Thursday, May 24, 2007

More Fallout From 9/11

The death toll from the terror attacks of September 11, 2001 has risen by one, officially:
Felicia Dunn-Jones died Feb. 10, 2002, and the cause of her death was determined to be sarcoidosis with cardiac involvement, said the New York City medical examiner's office.

"The office of chief medical examiner has thus concluded that Mrs. Dunn-Jones' exposure to World Trade Center dust on 9/11/01 contributed to her death and it has been ruled a homicide," read a news release from the agency, which had previously refused to include her in the list of 9/11 victims.
This is the first official death attributed, at least in part, to exposure to toxic fumes and dust at Ground Zero.

Eighteen thousand people were evacuated from those buildings. Hundreds of thousands of people work in the immediate vicinity. Millions were barraged with smoke for weeks afterwards.

For most of that time frame that the rubble burned and smoldered, throwing off fumes and dust, the prevailing winds carried the smoke offshore for the most part. If you believe in God, this may be a piece of evidence, since the weather at that time of summer usually comes up from the south, which would have meant millions more exposed to the stench and particles.

One day, I think it may have been the following Wednesday, the winds shifted around, and the fumes blew up into Manhattan. I remember that day well. I remember smelling the air and knowing I was smelling death. It was the second worst smell in my lifetime (I grew up across the river from a fat rending plant).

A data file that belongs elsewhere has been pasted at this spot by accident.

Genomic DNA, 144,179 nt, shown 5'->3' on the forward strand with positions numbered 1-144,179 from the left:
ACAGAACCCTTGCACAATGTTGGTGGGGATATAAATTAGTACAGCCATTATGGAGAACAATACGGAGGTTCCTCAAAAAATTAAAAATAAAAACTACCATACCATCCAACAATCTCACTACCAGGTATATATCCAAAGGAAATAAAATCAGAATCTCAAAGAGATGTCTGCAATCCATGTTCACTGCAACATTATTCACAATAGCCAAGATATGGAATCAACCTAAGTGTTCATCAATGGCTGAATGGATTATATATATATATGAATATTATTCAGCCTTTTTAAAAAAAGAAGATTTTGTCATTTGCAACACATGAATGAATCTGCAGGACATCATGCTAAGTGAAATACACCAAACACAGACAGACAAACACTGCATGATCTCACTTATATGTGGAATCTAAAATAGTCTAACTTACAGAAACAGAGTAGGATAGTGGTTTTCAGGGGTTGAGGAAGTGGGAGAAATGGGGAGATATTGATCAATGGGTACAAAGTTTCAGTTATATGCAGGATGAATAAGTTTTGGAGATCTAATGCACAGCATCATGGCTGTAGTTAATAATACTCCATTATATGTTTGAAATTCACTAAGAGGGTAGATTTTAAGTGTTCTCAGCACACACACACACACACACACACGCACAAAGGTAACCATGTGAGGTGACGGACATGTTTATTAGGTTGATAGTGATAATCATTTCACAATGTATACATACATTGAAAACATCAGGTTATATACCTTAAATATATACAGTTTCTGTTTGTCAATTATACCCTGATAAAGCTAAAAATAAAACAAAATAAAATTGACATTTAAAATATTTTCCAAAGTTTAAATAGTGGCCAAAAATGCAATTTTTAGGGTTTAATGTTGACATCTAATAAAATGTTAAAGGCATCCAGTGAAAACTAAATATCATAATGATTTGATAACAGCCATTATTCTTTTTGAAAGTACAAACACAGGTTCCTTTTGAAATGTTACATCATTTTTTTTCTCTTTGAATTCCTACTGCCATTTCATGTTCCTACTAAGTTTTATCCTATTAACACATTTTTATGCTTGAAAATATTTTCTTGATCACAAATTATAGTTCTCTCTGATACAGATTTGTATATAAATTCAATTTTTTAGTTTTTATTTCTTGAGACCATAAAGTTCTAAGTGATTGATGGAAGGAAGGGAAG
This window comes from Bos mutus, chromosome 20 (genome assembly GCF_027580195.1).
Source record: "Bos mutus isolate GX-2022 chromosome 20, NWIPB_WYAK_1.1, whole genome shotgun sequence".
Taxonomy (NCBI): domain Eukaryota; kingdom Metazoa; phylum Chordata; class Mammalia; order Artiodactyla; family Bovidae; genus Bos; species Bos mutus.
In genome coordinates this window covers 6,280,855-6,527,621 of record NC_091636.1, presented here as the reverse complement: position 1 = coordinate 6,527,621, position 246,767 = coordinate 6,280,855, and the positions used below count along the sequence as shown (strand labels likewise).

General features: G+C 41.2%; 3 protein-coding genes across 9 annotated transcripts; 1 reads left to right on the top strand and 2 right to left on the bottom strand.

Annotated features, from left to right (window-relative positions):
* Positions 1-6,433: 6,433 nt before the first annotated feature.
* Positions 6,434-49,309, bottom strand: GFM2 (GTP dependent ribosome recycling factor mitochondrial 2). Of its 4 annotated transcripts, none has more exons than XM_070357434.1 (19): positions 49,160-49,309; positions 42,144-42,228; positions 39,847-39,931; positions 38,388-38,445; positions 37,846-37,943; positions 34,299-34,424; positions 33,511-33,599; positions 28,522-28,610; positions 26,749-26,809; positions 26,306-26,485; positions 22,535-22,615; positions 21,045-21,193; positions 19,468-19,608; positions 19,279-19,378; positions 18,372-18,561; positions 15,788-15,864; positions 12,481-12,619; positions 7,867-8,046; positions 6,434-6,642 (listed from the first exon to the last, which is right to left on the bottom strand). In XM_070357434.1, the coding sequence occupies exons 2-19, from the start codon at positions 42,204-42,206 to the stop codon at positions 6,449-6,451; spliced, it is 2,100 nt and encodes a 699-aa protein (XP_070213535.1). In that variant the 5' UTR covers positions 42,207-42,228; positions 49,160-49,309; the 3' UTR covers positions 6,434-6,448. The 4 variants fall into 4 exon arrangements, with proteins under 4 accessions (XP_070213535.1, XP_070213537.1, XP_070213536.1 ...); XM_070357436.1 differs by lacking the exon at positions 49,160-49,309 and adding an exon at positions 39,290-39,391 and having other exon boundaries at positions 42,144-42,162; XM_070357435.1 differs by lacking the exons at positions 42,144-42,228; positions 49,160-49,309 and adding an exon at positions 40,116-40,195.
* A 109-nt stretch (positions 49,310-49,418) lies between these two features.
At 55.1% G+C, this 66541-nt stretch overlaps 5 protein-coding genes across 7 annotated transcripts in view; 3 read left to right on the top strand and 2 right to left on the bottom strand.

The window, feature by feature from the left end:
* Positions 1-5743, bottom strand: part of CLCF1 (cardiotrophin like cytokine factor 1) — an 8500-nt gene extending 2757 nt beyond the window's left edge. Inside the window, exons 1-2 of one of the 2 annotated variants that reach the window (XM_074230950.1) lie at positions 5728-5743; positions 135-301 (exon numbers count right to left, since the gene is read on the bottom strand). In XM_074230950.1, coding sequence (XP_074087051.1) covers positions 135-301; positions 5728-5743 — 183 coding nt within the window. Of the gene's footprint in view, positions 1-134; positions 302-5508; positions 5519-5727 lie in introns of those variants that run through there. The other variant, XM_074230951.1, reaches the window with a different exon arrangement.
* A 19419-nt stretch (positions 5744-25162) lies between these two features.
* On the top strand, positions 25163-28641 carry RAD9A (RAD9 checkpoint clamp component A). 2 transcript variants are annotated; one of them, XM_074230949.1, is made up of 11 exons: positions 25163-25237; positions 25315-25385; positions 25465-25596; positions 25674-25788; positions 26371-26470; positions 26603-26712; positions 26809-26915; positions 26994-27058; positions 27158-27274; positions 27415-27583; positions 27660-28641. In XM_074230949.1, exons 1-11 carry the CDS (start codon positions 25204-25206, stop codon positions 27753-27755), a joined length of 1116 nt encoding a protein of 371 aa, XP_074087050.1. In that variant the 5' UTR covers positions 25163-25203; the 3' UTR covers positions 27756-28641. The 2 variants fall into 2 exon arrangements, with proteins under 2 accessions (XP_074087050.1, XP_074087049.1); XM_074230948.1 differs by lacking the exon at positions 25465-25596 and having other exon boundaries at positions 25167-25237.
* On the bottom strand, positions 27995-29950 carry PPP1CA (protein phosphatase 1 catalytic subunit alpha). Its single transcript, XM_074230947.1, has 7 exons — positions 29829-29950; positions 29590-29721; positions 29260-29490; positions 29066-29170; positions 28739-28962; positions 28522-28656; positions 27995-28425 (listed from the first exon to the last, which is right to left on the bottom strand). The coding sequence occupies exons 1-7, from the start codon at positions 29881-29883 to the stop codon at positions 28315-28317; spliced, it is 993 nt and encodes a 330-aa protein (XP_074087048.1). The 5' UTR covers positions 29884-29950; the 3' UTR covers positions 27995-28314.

Many believe that the recent spike in respiratory disease in the city is due to exposure to these toxins. While I'd find it hard to agree with that conclusion, I cannot deny the possibility. Certainly, asbestos was in the air, and who knows what toxins from carpeting, dust, and other materials burned in the intense heat were released.

Sarcoidosis is an immune system disease that is caused by small tumours called "granulomas" which are epithelial cells that have been encapsulated by lymph cells (I'm sure at least one medical professional will complain about that description, but we're not medical experts here, and I've probably already taxed my readership's biology knowledge at "epithelial").

In and of itself, sarcoidosis is not necessarily fatal, but its immunosuppressive features can activate other diseases, such as tuberculosis. And of course, breathing becomes a chore.

On a lighter note, another effect of the 9/11 attacks was seen yesterday, as a peregrine falcon nest was discovered atop the Queens tower of the Throgs Neck Bridge. Peregrines are not unusual in New York City, preferring to nest high above the streets of the city. However, with the continual bustle of building at the World Trade Center site, their usual nesting places in lower Manhattan (such as One Wall Street) are too noisy (yes, noisy) for them to feel comfortable raising chicks there.

Oddly enough, the Throgs Neck Bridge, which is probably more conducive to a falcon nest anyway, is being renovated, which is how the nest was discovered. This is the first set of falcon nestlings born on top of the bridge since the 1980s, another indicator that the falcons have been forced away from their usual haunts in lower Manhattan, where nestlings were an annual occurence.